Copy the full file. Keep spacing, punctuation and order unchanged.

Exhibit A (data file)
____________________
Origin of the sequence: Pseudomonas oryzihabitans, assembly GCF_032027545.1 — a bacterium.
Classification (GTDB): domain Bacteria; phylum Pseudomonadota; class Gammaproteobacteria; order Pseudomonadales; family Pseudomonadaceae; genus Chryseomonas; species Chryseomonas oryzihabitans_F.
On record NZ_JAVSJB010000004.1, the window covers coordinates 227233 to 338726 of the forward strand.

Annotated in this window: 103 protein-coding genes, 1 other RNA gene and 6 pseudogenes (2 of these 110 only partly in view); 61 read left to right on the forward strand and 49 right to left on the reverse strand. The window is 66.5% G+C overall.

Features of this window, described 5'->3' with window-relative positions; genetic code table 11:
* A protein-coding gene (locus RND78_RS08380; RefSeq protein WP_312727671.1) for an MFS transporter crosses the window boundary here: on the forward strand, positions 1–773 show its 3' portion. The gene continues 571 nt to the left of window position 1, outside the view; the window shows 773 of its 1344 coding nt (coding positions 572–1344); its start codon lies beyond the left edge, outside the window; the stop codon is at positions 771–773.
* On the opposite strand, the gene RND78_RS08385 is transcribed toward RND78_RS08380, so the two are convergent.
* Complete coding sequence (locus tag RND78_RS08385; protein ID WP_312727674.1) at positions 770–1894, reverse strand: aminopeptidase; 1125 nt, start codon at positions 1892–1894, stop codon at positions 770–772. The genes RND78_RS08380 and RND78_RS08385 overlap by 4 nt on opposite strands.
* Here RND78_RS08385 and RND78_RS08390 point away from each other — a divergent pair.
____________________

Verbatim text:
Origin of the sequence: Pseudomonas oryzihabitans, assembly GCF_032027545.1 — a bacterium.
Classification (GTDB): domain Bacteria; phylum Pseudomonadota; class Gammaproteobacteria; order Pseudomonadales; family Pseudomonadaceae; genus Chryseomonas; species Chryseomonas oryzihabitans_F.
On record NZ_JAVSJB010000004.1, the window covers coordinates 227233 to 338726 of the forward strand.

Annotated in this window: 103 protein-coding genes, 1 other RNA gene and 6 pseudogenes (2 of these 110 only partly in view); 61 read left to right on the forward strand and 49 right to left on the reverse strand. The window is 66.5% G+C overall.

Features of this window, described 5'->3' with window-relative positions; genetic code table 11:
* A protein-coding gene (locus RND78_RS08380; RefSeq protein WP_312727671.1) for an MFS transporter crosses the window boundary here: on the forward strand, positions 1–773 show its 3' portion. The gene continues 571 nt to the left of window position 1, outside the view; the window shows 773 of its 1344 coding nt (coding positions 572–1344); its start codon lies beyond the left edge, outside the window; the stop codon is at positions 771–773.
* On the opposite strand, the gene RND78_RS08385 is transcribed toward RND78_RS08380, so the two are convergent.
* Complete coding sequence (locus tag RND78_RS08385; protein ID WP_312727674.1) at positions 770–1894, reverse strand: aminopeptidase; 1125 nt, start codon at positions 1892–1894, stop codon at positions 770–772. The genes RND78_RS08380 and RND78_RS08385 overlap by 4 nt on opposite strands.
* Here RND78_RS08385 and RND78_RS08390 point away from each other — a divergent pair.